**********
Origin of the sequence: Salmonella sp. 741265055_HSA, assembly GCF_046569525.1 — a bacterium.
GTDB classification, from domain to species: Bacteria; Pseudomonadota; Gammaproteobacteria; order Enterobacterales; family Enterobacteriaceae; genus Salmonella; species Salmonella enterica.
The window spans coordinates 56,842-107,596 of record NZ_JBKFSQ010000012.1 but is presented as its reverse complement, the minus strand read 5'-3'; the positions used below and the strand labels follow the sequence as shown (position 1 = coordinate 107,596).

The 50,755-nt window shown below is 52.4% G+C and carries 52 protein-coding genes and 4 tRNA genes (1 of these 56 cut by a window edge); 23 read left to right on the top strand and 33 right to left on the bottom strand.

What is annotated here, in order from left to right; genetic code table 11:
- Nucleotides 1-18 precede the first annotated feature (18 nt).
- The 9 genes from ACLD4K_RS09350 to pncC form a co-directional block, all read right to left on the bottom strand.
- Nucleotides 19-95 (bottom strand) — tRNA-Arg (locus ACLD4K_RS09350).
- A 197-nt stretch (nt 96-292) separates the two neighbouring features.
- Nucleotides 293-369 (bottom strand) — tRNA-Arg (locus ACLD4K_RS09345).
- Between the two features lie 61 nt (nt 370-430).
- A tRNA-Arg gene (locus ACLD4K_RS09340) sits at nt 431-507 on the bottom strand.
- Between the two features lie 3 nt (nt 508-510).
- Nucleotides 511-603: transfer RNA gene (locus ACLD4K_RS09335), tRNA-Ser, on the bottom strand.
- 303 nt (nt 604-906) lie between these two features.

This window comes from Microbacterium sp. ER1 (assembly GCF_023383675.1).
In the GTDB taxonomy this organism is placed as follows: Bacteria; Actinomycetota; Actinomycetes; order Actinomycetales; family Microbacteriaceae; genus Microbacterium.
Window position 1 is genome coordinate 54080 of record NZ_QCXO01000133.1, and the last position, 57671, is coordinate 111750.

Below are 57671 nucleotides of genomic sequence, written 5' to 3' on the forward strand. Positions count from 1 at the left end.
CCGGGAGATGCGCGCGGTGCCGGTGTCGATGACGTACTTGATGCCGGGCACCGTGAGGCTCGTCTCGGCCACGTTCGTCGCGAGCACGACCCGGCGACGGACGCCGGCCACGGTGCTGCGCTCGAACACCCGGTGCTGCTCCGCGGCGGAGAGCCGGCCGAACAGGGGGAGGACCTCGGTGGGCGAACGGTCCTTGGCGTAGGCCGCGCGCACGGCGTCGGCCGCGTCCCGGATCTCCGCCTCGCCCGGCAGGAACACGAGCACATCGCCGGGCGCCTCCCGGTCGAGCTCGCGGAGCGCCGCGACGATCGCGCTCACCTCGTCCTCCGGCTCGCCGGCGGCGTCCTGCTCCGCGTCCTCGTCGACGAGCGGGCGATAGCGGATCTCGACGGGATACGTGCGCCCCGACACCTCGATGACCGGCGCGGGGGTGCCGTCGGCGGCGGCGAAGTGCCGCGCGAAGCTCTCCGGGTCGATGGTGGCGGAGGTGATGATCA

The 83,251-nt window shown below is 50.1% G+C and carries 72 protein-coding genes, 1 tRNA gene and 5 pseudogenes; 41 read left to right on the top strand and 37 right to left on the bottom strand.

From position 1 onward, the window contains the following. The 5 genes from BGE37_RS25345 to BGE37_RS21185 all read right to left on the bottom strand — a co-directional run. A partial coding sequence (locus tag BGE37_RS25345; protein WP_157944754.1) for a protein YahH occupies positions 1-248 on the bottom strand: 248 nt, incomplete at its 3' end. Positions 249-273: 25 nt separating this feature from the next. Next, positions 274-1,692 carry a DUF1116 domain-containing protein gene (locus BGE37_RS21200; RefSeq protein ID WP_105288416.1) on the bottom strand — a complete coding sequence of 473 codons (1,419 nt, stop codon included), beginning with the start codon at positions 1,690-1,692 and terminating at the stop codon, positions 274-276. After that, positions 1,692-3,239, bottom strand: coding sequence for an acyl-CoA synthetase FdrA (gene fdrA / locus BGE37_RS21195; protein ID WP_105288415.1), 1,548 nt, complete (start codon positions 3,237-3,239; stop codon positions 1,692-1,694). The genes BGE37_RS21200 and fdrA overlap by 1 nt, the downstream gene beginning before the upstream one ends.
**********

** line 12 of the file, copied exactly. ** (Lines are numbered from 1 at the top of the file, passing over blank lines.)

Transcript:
- A tRNA-Arg gene (locus ACLD4K_RS09340) sits at nt 431-507 on the bottom strand.